Congress to Scrutinize Safety on Another BP Rig
By John R. Emshwiller
June 16, 2010
Whether a big BP PLC oil production platform in the Gulf of Mexico is operating safely is scheduled to be examined during a Congressional hearing Thursday.

Kenneth Abbott, a former BP contract employee who has raised questions about whether the BP Atlantis oil platform lacks documents critical to its safe operation, is scheduled to testify before a Congressional subcommittee Thursday. The subcommittee is looking into the adequacy of the federal Minerals Management Service’s oversight of offshore drilling.

Mr. Abbott claims that large numbers of engineering documents showing the actual “as-built” condition of the maze of pipes, valves and other important equipment needed to safely operate the Atlantis hadn’t been completed as of early last year when he last worked on the project. He contends such documentation should have been completed by the time Atlantis went into operation in 2007. Any lack of engineering documents hasn’t caused a disaster aboard the Atlantis.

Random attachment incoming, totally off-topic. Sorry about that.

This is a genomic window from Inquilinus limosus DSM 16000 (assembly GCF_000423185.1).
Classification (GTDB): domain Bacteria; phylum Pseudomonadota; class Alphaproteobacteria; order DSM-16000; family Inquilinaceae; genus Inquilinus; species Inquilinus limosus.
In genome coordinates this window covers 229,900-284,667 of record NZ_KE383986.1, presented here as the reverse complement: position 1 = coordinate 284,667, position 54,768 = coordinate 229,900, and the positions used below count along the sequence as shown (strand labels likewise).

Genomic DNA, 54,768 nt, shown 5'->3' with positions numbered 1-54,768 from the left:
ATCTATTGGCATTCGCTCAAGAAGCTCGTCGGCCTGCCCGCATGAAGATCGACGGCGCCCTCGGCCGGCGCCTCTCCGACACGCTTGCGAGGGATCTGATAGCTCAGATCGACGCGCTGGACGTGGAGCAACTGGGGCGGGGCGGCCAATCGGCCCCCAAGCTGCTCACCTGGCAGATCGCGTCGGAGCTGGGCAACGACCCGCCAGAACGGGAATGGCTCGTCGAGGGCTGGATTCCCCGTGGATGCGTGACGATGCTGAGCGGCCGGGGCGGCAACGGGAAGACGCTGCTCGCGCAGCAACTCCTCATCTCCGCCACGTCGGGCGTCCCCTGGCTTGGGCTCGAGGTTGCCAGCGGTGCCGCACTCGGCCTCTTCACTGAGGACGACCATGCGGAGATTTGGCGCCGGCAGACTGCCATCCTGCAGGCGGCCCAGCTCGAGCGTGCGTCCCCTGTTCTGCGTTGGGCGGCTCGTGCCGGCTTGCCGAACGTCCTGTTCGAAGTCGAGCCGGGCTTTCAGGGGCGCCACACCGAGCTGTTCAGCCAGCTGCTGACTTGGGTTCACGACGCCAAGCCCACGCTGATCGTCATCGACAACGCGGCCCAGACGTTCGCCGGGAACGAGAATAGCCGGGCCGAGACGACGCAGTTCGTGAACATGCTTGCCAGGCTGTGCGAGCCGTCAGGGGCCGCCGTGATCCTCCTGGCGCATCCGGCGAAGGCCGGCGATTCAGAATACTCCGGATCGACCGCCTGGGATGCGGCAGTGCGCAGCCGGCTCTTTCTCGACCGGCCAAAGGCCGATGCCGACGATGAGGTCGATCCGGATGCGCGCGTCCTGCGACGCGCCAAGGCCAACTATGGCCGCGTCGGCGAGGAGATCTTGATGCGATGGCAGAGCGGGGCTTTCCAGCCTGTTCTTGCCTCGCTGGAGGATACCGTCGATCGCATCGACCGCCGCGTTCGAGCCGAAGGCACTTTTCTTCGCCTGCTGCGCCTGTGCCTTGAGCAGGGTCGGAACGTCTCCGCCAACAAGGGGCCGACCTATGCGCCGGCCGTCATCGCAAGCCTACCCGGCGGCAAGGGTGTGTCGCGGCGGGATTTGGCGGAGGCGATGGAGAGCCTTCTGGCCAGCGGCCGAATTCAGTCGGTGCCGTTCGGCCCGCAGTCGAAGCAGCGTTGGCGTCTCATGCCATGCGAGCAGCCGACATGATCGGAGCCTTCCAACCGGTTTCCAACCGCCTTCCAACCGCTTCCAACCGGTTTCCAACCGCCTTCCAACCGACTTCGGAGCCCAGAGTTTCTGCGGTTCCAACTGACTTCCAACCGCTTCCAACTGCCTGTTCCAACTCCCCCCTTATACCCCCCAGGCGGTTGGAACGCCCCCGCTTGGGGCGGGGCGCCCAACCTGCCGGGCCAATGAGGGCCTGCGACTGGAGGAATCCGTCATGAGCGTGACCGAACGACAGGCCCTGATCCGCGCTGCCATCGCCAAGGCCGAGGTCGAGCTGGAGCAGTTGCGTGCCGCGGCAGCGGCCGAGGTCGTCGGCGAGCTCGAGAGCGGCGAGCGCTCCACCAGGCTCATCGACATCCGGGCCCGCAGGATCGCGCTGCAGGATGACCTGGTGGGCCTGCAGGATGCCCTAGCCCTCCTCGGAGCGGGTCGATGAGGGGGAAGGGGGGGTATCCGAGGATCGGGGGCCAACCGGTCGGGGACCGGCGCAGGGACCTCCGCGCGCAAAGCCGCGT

Mr. Abbott first raised the issue of Atlantis’s records and procedures in an April 2009 whistleblower lawsuit he filed in Houston federal court seeking monetary damages against BP. The suit included an August 2008 internal email from another employee, saying “there are hundreds if not thousands of subsea documents that have never been finalized.” Such a situation “could lead to catastrophic Operator errors due to their assuming the drawing is correct,” the email said.

BP, in a written statement, said it investigated the allegations regarding Atlantis, a production platform that produces oil from existing wells, and “found them to be without substance.” Atlantis personnel “had full access to the accurate, up-to-date drawings … necessary to operate the platform safely,” the company said. BP declined to specifically comment on the email.